What if I have More than $250,000 in my bank?

We have had a number of clients reach out recently about having more then $250,000 per depositor at their bank. One of the often forgot about ways to protect yourself is to use US Treasuries, since they are also backed by the US government similar to FDIC.

Investors are always on the lookout for ways to diversify their portfolio and minimize risk. One popular option for those seeking a low-risk investment is to park their cash in an FDIC-insured bank account. However, an often-overlooked alternative to FDIC bank accounts is treasuries.

Treasuries, or US government bonds, are debt securities issued by the federal government. They are considered a low-risk investment because the government has never defaulted on its debt. Furthermore, treasuries are backed by the full faith and credit of the US government, making them a secure investment option.

One key advantage of investing in treasuries over FDIC bank accounts is the potential for higher yields. While most bank accounts offer only a meager interest rate, treasuries can offer significantly higher returns. For example, as of March 2023, the 1-year Treasury note yield was around 4.6%, which is much higher than the average interest rate for a savings account.

Another advantage of treasuries is their liquidity. Unlike FDIC bank accounts, which may have withdrawal restrictions or penalties, treasuries can be bought and sold on the open market at any time. This makes them a flexible investment option for investors who may need access to their cash quickly.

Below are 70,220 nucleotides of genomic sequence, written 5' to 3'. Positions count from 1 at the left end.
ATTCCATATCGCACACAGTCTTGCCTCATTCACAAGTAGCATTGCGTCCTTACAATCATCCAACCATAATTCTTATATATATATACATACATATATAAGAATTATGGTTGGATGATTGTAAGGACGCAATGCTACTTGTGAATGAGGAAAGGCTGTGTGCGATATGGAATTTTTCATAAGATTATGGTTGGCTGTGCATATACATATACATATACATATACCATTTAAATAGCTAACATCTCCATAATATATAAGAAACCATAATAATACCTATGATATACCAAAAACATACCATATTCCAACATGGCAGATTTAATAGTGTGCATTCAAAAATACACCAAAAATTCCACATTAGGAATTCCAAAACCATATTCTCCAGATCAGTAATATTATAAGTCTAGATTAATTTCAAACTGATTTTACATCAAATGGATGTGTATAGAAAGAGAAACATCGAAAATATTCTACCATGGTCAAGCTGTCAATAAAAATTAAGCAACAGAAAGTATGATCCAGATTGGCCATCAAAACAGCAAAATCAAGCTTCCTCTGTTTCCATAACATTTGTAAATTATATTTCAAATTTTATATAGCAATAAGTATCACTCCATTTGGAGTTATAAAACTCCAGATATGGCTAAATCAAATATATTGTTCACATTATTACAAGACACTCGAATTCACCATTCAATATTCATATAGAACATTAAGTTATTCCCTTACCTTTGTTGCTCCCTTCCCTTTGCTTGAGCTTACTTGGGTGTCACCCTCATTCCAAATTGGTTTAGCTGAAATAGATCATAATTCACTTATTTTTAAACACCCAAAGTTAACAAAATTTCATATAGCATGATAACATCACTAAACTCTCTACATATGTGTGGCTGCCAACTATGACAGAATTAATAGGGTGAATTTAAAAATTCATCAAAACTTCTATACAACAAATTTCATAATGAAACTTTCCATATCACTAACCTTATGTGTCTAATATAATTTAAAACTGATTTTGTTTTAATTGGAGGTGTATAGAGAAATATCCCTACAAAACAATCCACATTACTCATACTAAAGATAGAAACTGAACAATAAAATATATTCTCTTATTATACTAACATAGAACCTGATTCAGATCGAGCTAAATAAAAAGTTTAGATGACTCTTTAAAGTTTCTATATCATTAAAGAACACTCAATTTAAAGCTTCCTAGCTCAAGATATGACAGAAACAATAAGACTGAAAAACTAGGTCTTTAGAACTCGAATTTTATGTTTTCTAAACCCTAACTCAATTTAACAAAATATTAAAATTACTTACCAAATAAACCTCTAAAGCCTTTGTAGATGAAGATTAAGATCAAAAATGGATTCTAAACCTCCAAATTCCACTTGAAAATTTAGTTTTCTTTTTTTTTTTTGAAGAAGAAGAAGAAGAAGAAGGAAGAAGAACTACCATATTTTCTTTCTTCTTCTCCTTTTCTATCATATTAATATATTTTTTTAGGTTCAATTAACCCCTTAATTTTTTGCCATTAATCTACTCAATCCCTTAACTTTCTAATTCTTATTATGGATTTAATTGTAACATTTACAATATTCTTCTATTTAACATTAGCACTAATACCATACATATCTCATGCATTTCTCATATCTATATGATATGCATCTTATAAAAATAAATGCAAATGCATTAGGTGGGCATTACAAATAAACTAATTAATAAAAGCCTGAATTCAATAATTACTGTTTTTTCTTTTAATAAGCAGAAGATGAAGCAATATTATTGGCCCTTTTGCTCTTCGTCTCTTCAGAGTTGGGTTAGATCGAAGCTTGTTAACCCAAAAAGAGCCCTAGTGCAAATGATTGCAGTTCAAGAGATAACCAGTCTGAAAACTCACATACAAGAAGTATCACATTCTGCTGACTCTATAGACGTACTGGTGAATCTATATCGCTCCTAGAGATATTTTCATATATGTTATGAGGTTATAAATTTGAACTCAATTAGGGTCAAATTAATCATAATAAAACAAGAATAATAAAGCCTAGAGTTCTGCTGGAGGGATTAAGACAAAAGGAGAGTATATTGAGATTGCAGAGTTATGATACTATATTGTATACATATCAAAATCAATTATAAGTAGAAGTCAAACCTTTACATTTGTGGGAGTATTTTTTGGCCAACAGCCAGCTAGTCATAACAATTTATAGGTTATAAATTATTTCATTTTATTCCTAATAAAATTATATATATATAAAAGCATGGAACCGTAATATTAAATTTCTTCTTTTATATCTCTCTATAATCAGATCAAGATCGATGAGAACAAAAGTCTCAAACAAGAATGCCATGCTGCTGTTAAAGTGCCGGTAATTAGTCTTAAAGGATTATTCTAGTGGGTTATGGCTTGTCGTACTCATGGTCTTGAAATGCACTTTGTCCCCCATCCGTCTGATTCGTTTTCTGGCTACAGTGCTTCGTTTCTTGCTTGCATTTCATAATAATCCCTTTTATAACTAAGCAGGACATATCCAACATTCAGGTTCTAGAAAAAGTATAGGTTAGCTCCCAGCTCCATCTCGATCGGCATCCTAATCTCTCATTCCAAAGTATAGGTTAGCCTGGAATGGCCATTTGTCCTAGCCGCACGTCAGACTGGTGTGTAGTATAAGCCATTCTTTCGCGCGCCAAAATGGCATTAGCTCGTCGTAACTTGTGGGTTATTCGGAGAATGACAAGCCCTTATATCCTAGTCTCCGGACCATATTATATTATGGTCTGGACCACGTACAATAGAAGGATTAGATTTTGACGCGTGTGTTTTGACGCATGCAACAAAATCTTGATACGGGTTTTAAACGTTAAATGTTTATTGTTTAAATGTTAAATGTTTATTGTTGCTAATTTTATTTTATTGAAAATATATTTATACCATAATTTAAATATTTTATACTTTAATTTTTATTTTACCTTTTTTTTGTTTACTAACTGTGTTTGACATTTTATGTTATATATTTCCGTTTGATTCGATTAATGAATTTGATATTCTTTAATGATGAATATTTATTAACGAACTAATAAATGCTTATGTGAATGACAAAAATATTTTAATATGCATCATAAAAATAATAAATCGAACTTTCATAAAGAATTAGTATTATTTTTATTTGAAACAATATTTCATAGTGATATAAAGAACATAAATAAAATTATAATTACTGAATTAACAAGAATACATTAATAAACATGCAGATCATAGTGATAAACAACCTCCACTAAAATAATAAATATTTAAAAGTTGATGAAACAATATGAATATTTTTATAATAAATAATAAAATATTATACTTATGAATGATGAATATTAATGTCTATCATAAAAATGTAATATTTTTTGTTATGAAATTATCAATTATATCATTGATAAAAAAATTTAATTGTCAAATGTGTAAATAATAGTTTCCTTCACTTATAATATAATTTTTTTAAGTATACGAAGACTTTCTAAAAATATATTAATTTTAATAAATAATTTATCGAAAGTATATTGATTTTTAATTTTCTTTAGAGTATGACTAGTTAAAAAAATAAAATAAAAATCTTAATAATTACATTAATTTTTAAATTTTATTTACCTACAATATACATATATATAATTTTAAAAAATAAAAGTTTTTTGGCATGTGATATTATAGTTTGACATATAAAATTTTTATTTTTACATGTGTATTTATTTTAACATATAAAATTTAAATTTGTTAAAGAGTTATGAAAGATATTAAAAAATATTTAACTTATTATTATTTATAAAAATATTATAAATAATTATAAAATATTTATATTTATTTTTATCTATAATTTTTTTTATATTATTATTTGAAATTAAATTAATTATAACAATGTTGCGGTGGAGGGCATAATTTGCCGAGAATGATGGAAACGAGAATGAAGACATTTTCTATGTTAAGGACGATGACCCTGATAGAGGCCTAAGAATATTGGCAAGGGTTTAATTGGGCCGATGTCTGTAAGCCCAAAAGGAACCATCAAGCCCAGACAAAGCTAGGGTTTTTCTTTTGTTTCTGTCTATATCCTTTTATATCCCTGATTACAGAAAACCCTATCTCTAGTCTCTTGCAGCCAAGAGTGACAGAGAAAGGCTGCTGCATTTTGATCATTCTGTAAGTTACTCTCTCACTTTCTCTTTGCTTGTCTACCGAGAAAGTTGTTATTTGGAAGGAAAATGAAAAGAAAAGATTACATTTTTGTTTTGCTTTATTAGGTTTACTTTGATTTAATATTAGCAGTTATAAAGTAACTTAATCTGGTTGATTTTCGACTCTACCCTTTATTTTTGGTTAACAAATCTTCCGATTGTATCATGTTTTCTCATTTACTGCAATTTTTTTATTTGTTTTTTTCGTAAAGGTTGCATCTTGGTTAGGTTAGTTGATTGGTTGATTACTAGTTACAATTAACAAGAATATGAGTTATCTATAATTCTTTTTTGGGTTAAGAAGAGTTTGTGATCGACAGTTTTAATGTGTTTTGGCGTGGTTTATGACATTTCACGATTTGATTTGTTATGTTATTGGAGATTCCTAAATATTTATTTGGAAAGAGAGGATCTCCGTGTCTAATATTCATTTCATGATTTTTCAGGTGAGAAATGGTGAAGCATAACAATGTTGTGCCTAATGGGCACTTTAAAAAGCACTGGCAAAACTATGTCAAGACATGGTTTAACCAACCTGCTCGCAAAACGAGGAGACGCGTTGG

In addition to their flexibility and higher yields, treasuries also offer a measure of inflation protection. Inflation can erode the value of cash over time, but treasuries offer a fixed rate of return that is adjusted for inflation. This means that investors can earn a real return on their investment even in a high inflation environment.

Treasuries also offer a range of maturities, allowing investors to customize their investment horizon. Short-term treasuries, such as Treasury bills, mature in less than a year and are often used as a cash management tool. Medium-term treasuries, such as Treasury notes, have maturities of 2-10 years and are often used for income generation. Long-term treasuries, such as Treasury bonds, have maturities of 10-30 years and are often used as a hedge against market volatility.

While treasuries offer a range of benefits over FDIC bank accounts, there are some drawbacks to consider. One downside of treasuries is that they are subject to interest rate risk. If interest rates rise, the value of existing treasuries will fall, as investors will demand higher yields on newly issued bonds. This can result in a loss of principal for investors who sell their treasuries before maturity.

Treasuries are also subject to inflation risk. While they do offer inflation protection, the rate of return may not keep pace with the rate of inflation. This means that investors may still experience a loss of purchasing power over time.

Another potential downside of treasuries is that they are not immune to default risk. While the US government has never defaulted on its debt, it is not impossible. A catastrophic event such as a war or natural disaster could potentially lead to a government default. However, the probability of this happening is low, and the likelihood of the US government defaulting on its debt is considered remote.

In conclusion, treasuries are an alternative to FDIC bank accounts that offer a range of benefits to investors. They offer higher yields, liquidity, inflation protection, and a range of maturities. However, treasuries are not without risk, and investors should carefully consider the potential downsides before investing. Ultimately, the decision to invest in treasuries or FDIC bank accounts will depend on an investor’s risk tolerance, investment goals, and financial situation.